Simile in Peter Pan

Simile Examples in Peter Pan:

Chapter 1 - Peter Breaks Through 1

"Her romantic mind was like the tiny boxes..."   (Chapter 1 - Peter Breaks Through)

This simile compares Mrs. Darling’s mind to matryoshka nesting dolls. These dolls appear as one large doll, but it can be opened to reveal smaller dolls inside of smaller dolls. The simile implies that Mrs. Darling’s mind is full of sweet and romantic surprises.

"came through on the other side like the faces on a bad coinage...."   (Chapter 2 - The Shadow)

This simile conveys the idea that Mr. and Mrs. Darling have rehearsed and remembered the events of the night many times, and each time they seem to find more blame for themselves. It is likely an allusion to the adage that a “bad penny always turns up,” meaning mistakes return to haunt the people who make them.

"as sharp as a knife with six blades and a saw..."   (Chapter 3 - Come Away, Come Away!)

This simile compares Michael's readiness for adventure with the keen edge of a sharp blade. "Sharp" has connotations of being quick-minded and ready for action. Perhaps Barrie chooses to over-explain Michael’s readiness because Michael is the youngest of the children and most willing to adventure.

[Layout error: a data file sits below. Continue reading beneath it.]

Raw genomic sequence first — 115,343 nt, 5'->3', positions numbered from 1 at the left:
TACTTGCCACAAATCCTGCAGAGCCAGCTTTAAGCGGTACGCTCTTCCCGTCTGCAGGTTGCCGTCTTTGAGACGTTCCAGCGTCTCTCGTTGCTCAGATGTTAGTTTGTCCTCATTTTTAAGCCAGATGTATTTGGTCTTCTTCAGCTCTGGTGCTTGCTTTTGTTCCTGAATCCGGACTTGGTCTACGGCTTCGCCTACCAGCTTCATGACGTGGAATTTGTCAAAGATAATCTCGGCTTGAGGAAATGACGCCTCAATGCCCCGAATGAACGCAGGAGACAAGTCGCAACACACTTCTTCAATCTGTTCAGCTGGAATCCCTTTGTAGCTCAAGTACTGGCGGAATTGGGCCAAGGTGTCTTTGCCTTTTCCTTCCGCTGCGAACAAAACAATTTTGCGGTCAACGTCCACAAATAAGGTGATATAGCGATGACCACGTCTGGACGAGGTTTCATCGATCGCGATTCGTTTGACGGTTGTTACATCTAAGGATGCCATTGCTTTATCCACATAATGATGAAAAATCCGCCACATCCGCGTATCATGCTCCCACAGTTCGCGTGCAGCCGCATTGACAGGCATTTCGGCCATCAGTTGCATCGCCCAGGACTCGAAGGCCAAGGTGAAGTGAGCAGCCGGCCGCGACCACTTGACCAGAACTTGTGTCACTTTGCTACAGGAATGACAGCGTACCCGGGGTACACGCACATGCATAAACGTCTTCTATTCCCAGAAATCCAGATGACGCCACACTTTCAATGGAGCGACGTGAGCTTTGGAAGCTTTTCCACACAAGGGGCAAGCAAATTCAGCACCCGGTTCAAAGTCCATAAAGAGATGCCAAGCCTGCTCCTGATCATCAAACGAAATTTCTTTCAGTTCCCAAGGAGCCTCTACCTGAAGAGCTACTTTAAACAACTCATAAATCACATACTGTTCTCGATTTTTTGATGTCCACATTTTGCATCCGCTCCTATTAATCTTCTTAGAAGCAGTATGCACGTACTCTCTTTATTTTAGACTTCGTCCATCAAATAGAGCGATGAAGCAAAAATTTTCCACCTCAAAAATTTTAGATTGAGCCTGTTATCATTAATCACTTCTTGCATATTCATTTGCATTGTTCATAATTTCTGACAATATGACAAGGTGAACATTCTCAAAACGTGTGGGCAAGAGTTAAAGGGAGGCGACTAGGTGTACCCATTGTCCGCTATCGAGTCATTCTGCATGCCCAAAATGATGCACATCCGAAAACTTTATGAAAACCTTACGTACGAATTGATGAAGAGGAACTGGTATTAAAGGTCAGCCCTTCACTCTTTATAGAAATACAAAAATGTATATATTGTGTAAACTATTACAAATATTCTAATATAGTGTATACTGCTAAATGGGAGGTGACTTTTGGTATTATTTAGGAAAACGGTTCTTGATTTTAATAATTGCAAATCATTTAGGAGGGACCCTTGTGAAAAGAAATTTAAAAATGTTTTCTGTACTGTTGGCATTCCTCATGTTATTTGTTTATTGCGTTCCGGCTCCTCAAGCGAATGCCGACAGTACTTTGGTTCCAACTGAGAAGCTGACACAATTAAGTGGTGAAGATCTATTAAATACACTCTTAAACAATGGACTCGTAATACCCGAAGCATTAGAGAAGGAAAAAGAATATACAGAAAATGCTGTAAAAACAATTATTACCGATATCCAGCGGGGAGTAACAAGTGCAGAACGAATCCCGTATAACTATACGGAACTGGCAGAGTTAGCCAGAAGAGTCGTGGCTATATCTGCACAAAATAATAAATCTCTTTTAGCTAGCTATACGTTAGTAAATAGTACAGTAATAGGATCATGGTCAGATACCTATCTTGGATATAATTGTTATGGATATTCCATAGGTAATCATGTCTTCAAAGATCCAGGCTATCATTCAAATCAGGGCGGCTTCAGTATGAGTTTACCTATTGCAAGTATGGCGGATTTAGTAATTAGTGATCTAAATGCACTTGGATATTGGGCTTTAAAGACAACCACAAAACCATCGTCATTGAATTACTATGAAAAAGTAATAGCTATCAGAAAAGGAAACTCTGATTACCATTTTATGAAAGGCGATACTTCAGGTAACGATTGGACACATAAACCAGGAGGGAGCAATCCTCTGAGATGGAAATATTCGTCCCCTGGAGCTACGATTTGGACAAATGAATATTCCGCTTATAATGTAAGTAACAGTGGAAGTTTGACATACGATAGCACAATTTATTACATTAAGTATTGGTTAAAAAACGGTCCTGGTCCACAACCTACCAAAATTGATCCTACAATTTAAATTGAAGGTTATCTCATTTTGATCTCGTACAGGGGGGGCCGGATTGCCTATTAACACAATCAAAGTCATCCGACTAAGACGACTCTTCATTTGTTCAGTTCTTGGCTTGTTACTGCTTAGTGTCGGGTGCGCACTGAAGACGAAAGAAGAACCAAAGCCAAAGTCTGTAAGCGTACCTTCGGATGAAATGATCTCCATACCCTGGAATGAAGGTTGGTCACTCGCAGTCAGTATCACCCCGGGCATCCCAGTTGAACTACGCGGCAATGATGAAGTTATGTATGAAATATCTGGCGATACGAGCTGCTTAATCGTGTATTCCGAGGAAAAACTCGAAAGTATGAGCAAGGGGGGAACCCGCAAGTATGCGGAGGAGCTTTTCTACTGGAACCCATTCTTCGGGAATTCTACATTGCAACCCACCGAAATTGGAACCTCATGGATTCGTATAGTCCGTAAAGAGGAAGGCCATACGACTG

"In a moment they were as busy as tailors the night before a wedding..."   (Chapter 6 - The Little House)

This simile explains that the Lost Boys are extremely busy. Tailors are responsible for creating, mending, and altering clothing, so they would likely have a lot of work to frantically get ready the night before a wedding.

"wide awake at once as a dog..."   (Chapter 8 - The Mermaids' Lagoon)

Barrie employs a simile to compare Peter to a dog to show his bravery and watchfulness. Recall earlier how the Lost Boys are all children who fell out of unwatched perambulators, and how Nana would instinctively check all the unattended perambulators at the park. In this comparison, since dogs are the Darling children’s protector, perhaps Peter has more responsibility than he realizes.

"at night it disturbed him like an insect..."   (Chapter 12 - The Children Are Carried Off)

This simile describes how Peter bothers Hook in a nagging sort of way, much like an insect annoys a larger creature. This strong simile conveys the way in which Peter and Hook are enemies by still considering the fact that Peter is a child and Hook is an angry grown up.

"dripping like a candle..."   (Chapter 13 - Do You Believe In Fairies?)

This simile works in two ways. First, the image of a candle dripping wax represents the sweat rolling down Hook’s face. Second, the heat from the candle flame melts wax, just as Hook sweats because of the heat caused by his nervousness and fear.

"like bales of goods flung from hand to hand..."   (Chapter 13 - Do You Believe In Fairies?)

This simile creates an image of the pirates carelessly tossing the boys around as if they were simply objects.

"like slaves to a fixed idea..."   (Chapter 15 - Hook or Me This Time)

In this context, “slaves” is not used to mean people owned by others. Instead, “slaves” indicates that the people are compulsively obsessed with certain ideas. This simile indicates that blind belief or following is a symptom of stupidity.